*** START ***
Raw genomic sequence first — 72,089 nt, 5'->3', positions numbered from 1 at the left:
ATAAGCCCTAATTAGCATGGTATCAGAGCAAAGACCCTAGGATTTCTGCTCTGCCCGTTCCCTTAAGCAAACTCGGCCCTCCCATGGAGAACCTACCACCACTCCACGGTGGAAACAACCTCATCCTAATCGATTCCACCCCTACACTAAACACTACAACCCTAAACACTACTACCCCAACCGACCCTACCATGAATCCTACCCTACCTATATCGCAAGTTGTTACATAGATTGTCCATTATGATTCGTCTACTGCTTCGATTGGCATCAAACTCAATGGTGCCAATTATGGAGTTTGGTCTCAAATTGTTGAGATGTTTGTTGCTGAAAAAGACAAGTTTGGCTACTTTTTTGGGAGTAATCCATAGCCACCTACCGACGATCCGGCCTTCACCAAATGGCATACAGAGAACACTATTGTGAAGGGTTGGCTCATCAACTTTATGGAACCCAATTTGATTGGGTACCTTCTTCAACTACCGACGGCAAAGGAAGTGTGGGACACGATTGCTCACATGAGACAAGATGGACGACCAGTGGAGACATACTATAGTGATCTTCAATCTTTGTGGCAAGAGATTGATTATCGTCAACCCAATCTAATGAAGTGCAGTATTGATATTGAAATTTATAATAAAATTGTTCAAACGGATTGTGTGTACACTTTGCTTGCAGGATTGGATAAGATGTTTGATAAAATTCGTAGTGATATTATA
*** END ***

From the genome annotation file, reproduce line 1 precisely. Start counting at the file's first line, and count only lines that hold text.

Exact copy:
Raw genomic sequence first — 72,089 nt, 5'->3', positions numbered from 1 at the left: